Alleged terrorist Neil Prakash lands in Australia to face terrorism charges

He declined legal representation and remained silent when Judge Morris asked him to confirm his identity.

Victorian Detective Senior Constable Andrew Gibney told the court Parkash had been identified by distinct scars and a tattoo on his chest.

Prakash’s arrival comes days after it was confirmed diplomatic authorities had negotiated for his return to Australia.

He arrived in Australia on the same chartered flight as Tony Haddad, an alleged crime figure extradited from Turkey following an extensive manhunt.

Prakash was captured near the Syrian border while allegedly attempting to cross into Turkey with fake documents in 2016.

He was held in a Turkish jail and later moved to an immigration detention facility.

Neil Prakash arriving in Australia on Friday.Credit:AFP

Then-home affairs minister Peter Dutton revoked Prakash’s citizenship in 2018 based on the allegation he had engaged in terrorist activity and was Fijian. That decision made him the 12th Australian to be stripped of citizenship on grounds related to terrorism.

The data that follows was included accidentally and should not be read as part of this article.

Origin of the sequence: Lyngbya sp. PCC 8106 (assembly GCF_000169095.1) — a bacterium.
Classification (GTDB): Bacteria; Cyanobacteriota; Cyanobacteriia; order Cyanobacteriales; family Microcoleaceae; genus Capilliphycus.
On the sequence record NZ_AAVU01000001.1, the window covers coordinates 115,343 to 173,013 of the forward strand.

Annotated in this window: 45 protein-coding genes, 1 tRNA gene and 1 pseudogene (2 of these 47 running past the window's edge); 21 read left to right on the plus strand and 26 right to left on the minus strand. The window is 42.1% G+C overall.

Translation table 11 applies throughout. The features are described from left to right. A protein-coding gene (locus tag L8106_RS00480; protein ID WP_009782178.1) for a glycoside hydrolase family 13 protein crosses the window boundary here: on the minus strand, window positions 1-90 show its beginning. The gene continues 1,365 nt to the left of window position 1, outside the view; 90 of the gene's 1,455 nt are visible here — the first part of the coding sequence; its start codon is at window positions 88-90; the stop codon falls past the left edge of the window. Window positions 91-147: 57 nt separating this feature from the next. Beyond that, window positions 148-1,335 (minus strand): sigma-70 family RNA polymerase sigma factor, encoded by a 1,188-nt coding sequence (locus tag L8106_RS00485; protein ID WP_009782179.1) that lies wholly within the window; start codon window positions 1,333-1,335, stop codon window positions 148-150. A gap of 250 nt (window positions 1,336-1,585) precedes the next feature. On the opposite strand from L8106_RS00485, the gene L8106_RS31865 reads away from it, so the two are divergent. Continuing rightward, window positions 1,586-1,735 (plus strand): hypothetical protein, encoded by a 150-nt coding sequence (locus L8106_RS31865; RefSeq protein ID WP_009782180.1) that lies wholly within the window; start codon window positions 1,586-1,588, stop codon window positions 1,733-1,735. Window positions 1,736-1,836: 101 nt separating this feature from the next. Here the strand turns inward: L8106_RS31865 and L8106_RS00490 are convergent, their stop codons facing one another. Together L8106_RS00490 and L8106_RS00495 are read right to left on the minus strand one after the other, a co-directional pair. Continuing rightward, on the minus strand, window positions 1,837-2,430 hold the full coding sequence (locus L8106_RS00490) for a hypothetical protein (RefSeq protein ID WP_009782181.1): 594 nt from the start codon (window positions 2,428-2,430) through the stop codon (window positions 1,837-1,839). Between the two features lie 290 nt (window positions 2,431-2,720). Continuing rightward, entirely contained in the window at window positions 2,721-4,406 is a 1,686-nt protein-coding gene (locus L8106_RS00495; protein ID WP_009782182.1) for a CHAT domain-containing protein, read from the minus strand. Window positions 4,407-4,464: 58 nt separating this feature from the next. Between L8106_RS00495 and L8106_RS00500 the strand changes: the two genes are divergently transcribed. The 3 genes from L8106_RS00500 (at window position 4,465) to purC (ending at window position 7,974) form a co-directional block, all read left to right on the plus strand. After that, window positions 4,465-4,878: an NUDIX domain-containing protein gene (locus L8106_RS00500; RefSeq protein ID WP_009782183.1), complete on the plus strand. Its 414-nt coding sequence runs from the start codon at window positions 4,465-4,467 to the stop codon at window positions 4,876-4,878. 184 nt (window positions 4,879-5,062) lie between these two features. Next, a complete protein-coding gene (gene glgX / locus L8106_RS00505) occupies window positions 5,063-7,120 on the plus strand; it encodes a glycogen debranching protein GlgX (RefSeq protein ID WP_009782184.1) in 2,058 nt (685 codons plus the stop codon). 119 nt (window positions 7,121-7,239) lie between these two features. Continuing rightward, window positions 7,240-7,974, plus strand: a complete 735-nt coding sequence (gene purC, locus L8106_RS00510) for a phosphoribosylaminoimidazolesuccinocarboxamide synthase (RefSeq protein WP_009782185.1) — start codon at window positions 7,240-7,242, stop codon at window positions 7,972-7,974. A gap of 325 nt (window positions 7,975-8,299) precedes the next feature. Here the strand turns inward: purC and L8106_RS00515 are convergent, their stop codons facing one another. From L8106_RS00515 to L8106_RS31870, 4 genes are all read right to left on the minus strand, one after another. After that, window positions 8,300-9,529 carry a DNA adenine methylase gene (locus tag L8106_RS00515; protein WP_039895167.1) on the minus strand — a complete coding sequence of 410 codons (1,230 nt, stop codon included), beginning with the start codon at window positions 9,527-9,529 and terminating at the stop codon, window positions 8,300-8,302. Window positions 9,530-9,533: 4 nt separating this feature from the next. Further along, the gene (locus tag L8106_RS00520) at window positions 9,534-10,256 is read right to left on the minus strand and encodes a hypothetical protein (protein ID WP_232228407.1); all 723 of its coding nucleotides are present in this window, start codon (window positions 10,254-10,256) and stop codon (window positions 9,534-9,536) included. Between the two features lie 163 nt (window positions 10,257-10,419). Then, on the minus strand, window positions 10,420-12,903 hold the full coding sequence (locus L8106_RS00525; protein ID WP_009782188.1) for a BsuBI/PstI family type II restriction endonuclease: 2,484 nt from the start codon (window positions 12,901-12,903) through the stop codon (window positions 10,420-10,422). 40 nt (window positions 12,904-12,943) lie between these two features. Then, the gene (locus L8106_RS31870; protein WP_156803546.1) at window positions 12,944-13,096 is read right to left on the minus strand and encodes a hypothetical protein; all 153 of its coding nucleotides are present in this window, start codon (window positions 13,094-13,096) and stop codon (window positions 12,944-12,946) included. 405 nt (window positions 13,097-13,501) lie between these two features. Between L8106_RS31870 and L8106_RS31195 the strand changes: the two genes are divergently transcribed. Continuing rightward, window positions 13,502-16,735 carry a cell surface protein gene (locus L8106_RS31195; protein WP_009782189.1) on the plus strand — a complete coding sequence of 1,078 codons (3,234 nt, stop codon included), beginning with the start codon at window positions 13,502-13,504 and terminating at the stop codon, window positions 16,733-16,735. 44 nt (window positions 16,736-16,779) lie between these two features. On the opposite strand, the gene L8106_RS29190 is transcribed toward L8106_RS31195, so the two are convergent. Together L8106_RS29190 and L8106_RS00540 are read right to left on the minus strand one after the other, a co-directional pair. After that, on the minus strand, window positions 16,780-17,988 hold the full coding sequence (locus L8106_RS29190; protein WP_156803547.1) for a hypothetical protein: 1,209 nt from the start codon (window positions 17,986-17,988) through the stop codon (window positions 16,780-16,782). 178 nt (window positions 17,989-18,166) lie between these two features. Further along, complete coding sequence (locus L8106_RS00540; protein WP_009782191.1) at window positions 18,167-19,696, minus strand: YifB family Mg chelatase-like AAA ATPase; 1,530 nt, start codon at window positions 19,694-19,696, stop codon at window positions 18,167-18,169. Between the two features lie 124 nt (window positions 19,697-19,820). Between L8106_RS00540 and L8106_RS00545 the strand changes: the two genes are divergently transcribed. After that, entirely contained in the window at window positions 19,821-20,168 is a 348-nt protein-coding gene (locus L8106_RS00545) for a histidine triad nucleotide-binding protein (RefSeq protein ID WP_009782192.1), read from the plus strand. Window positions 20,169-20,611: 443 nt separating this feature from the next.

“If given the opportunity, Mr Prakash would harm or kill Australians, and our country is a safer place for him having lost his Australian citizenship,” Dutton claimed at the time.

But Fijian immigration officials insisted Prakash – who was born in Melbourne to a Fijian father – has never held or sought citizenship of their country.

The High Court in June struck down laws, introduced by the Abbott government, that allowed dual citizens to be stripped of their Australian citizenship if they are suspected of engaging in terrorist activity overseas.

In 2015, Australian Federal Police issued an arrest warrant for Prakash, saying he was wanted on charges of being a member of a terrorist organisation and for ­incursions into a foreign state with the intention of engaging in ­hostile activities.

In a shock 2018 ruling, a Turkish court rejected the Australian government’s request to extradite Prakash to face terrorism charges in Australia.

The AFP have been heavily negotiating with Turkish authorities for the return of a number of targets overseas.

Federal Police Assistant Commissioner Nigel Ryan said any wanted Australians in Turkey would be extradited.


“We are relentless in relation to tracking down these people who [allegedly] seek to do harm in Australia,” Ryan said on Friday.

“We will relentlessly track them down, get them back and have them face justice here.”

In footage of the deportation released by the AFP, a handcuffed Prakash was seen exiting a white four-wheel-drive before being escorted by two officers inside a building.

He was wearing a dark jumper, black tracksuit pants, and a backward cap. Prakash also appears to have trimmed back his hair but continues to sport a long beard.

In a brief statement, the force said there was no threat to the Australian community. “Given the matter is now before the court, no further comment will be made,” the statement read.

With AAP

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